UK - Schemes can improve returns by buying stocks of companies which have large pension fund deficits, fund managers claim.
They say companies such as British Airways, GKN and Rolls Royce – which have seen their share prices hit severely due to their large scheme deficits – have been penalised too heavily.
They say these stocks were unfairly downgraded because investors mistakenly added scheme deficits to corporate debt totals. As a result, many stocks have been undervalued and fund managers are encouraging schemes to buy them and cash in on their recovery.
Gartmore Investment Management UK fund manager Sacha Sadan said: “The fear was so great that people said ‘I’m not going to own this stock because it’s going to go bust’.
“A lot of people got carried away on the downside. But if you think the market is going to get better, the way to play that is to play the ones being pushed on the downside.”
Tilney Investment Management director Peter Bickley agreed and said the rally in equity markets would provide a boost to company balance sheets as the gains would help plug scheme deficits.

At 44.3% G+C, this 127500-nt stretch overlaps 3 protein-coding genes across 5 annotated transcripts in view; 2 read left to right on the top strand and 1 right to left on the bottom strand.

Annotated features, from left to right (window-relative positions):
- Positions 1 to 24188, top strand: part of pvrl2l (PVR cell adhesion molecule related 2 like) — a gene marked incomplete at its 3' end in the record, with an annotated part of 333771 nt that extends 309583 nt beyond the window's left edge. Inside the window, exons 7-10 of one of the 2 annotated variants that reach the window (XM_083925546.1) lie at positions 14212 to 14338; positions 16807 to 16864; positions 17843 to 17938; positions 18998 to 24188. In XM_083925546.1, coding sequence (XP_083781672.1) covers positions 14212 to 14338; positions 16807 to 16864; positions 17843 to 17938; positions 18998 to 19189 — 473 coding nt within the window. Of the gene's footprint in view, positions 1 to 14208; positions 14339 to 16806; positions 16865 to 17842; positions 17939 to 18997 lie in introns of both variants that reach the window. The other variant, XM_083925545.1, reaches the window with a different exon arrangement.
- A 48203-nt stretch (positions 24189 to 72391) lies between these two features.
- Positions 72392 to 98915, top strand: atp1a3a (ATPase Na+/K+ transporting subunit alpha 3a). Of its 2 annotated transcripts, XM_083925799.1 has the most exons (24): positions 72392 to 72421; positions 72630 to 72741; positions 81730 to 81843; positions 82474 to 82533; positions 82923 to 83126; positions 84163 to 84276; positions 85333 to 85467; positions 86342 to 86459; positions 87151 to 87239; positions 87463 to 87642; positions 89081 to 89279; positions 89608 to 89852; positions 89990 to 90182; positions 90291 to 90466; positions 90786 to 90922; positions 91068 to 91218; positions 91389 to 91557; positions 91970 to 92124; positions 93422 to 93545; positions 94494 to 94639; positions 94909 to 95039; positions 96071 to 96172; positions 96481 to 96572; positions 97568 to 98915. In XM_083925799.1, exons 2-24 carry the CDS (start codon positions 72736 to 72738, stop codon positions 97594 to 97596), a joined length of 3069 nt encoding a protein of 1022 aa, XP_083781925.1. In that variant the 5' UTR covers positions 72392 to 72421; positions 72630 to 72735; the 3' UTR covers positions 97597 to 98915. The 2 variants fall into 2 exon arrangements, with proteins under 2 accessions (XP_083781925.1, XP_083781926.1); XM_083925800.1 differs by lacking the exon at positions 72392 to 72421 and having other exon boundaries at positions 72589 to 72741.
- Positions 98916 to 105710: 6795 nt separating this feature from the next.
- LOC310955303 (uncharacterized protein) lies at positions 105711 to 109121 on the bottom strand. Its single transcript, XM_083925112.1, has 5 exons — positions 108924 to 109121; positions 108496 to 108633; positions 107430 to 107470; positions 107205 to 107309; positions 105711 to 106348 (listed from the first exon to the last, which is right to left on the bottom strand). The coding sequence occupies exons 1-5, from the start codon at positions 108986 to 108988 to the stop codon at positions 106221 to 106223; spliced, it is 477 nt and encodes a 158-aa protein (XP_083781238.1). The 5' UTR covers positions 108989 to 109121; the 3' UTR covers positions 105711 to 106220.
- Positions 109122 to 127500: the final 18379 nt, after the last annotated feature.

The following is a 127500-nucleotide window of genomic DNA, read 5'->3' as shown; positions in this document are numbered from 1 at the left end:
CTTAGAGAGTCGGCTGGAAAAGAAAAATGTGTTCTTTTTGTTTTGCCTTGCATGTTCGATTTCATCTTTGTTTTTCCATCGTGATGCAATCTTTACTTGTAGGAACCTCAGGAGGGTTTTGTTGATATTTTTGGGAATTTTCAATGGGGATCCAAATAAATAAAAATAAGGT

“People used to buy life companies at the bottom on the basis that they are ‘a geared play’ on the equity market going up,” he explained.
“There’s an argument that if the BA pension scheme is worth five times the company, it too is ‘a geared play’ on prices going up.
“The feeling is that people are not going to go bust because of pension fund deficits – the scare had become grossly overdone.
“If you get a combination of modest further progress from equities and significant backing up in bond yields, then the whole funding thing looks less scary.”
But Newton Investment Management UK equities director Clive Beagles disagreed.
He said these were “bombed out” shares and the reason they fell so hard was due to fears about trading performance, not scheme deficits.
The Pensions Regulator (TPR) and Labour MP Stephen Kinnock and will listen to the experiences of steelworkers when transferring their pensions away from the British Steel Pension Scheme (BSPS) next week in Port Talbot.
Just Group has acquired a 75% stake in the holding company of Corinthian Pension Consulting in a bid to strengthen its professional defined benefit (DB) advisory services.
The Pensions Regulator (TPR) has exercised its production order power under the Proceeds of Crime Act 2002 for the very first time as part of a fraud investigation.
The ITN Limited Pension Scheme has named Trafalgar House as its administrator for an initial term of five years.